As the story comes to a close, Ms. St John speaks of the changing of names, beginning with the very name of the country, from Rhodesia to Zimbabwe.  The city where she attended school even gained a new name: Harare.  And I thought, I know that name!  That is one of the cities that our congregation sends Bible correspondence courses to.  I’ve graded many myself.  In fact, I have a letter, given to me by another “teacher”, from a 20-year-old student who is seeking a pen-pal.  I’ve had it for months, and somehow I just haven’t known what to say.  I went and dug it out of my desk today, and looked at the address, just to make sure: yes, Beaulah is from Zimbabwe.  In fact, she lives in the very town about which Lauren St John writes.  I’ve been reading about her own home, albeit 25-30 years ago, but what a nice surprise.  Maybe now I can find something to say!


A review, from someone obviously more practiced than I at writing them, is here.

Have you seen this… book?

One of the perks of housecleaning for someone else on a weekly basis is getting to peruse another family’s bookshelves.  The family I clean for are constantly adding to their collection, and although they are rather short on my favorite genres, they often have some really neat nonfiction/informational books which are nice for a quick glance while waiting for the floor to dry.

I once found, on a bookshelf in their laundry room, no less(!), an anthology of Laura Ingalls Wilder’s pre-Little House on the Prairie writings, articles she wrote about her life as a farmer’s wife.  I loved it.  L. I. W. is one of my absolute favorite writers of all time; perhaps I am prejudiced by the memory of my early love for “Laura, the prairie girl”, but after reading this books, I was struck anew with the poetic way Laura saw the world and expressed her thoughts on paper.

I only had to dig through three pages of results on Amazon to find it:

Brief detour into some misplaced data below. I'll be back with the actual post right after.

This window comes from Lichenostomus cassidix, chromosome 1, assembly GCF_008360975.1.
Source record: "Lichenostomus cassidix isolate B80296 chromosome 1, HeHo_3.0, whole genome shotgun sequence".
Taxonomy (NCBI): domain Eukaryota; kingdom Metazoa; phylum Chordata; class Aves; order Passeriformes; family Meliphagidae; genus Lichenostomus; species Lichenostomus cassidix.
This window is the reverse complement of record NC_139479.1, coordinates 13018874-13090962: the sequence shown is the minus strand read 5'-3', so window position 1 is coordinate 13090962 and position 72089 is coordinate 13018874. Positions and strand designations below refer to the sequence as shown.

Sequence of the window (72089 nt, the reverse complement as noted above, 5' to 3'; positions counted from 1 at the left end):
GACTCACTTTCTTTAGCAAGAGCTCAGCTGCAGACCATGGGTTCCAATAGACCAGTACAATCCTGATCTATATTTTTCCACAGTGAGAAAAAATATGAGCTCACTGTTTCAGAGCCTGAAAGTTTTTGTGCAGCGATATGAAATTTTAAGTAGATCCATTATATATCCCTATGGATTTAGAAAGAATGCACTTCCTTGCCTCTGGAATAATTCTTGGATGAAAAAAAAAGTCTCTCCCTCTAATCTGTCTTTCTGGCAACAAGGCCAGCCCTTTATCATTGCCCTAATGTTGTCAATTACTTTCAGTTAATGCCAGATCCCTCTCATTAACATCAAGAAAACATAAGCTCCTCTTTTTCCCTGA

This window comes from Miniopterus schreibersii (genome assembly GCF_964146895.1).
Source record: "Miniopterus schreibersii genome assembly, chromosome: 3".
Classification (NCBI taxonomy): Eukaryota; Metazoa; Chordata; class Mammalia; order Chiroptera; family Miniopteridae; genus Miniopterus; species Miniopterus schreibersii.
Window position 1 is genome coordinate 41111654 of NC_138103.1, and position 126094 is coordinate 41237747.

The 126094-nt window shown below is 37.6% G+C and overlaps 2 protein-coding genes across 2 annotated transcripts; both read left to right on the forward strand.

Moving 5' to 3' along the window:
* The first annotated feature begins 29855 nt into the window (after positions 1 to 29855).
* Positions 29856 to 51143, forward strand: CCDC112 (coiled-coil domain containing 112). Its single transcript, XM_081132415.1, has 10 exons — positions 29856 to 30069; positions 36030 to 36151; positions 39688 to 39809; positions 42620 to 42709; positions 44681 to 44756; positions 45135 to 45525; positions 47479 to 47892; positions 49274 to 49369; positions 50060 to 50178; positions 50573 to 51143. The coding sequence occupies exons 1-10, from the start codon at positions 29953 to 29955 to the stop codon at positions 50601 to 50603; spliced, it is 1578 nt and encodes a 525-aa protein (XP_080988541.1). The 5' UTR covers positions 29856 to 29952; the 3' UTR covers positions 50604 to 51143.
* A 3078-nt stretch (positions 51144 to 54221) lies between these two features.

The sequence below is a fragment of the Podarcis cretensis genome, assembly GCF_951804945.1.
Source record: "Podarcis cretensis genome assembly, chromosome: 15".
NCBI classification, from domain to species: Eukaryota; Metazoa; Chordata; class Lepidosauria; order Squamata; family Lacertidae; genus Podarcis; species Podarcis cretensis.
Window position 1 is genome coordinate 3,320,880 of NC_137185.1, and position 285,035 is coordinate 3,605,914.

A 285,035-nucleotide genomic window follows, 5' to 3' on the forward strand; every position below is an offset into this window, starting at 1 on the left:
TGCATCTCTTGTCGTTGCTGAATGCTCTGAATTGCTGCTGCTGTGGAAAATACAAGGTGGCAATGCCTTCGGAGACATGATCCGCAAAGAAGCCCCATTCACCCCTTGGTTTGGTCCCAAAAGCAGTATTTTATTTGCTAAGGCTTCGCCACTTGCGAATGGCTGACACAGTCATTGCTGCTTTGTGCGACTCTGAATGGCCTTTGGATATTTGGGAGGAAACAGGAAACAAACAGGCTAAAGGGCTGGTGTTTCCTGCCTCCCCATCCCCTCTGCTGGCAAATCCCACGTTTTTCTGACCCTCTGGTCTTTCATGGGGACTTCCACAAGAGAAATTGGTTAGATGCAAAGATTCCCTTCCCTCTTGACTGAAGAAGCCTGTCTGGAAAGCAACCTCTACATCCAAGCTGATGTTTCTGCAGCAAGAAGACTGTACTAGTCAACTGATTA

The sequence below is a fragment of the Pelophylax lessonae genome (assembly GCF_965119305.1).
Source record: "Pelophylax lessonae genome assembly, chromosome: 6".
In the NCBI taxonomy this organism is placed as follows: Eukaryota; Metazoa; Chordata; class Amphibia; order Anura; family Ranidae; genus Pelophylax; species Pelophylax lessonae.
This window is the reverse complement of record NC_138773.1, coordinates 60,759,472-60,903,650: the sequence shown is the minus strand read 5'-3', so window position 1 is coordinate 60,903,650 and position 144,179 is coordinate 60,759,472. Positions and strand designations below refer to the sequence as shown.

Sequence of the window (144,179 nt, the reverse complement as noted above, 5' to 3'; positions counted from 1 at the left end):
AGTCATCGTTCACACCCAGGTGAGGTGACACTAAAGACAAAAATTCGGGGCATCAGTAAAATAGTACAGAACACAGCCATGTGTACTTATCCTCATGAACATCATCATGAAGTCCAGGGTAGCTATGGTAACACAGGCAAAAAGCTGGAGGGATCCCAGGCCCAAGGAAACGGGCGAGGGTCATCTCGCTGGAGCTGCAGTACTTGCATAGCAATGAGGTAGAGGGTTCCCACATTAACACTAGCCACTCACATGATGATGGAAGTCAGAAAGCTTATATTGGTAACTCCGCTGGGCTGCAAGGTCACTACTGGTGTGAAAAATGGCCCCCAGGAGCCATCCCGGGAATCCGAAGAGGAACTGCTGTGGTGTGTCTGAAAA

The Rediscovered Writings (Laura Ingalls Wilder Family Series)


You ought to read it.  Hey, now that I’ve found it on Amazon, maybe I’ll buy my own copy, since I’ve looked in vain through the laundry room shelves again and it is gone.  🙂

I Surely Enjoyed

…the book, Nightingales: The Extraordinary Upbringing and Curious Life of Miss Florence Nightingale, by Gillian Gill.  Just ask Miss B.  😉

It was long, detailed, and in-depth.  I didn’t know much about Florence Nightingale at all, but her life truly is a fascinating study.  From her various family connections, to her famous friends and acquaintances, and her own personal quirks and brilliance; it’s quite a read.

I also thoroughly enjoyed Gill’s style, and the fact that for a modern biographer, she seemed to have a pretty ballanced approach.  I would be interested in reading more of her work.  Have any of you?

I did ENJOY this book. Hmm…

You’re To Kill a Mockingbird!
by Harper Lee
Perceived as a revolutionary and groundbreaking person, you have
changed the minds of many people. While questioning the authority around you, you’ve
also taken a significant amount of flack. But you’ve had the admirable guts to
persevere. There’s a weird guy in the neighborhood using dubious means to protect you,
but you’re pretty sure it’s worth it in the end. In the end, it remains unclear to you
whether finches and mockingbirds get along in real life.

Take the Book Quiz
at the Blue Pyramid.

What I am Reading

The Case for the Real Jesus: A Journalist Investigates Current Attacks on the Identity of Christ,  by Lee Strobel

I’ve never read any of Lee Strobel’s books, although I’ve heard many good things about his work.  When a friend recommended this one and offered to lend me his copy, I eagerly accepted, and have been rewarded with a lot of food for thought.  I appreciate the way Strobel tackles the tough questions, and fearlessly goes in search of answers, bringing forth the opinions of historical and textual experts who really know their stuff.  I’m only about halfway through, but even so far it has been a fascinating read.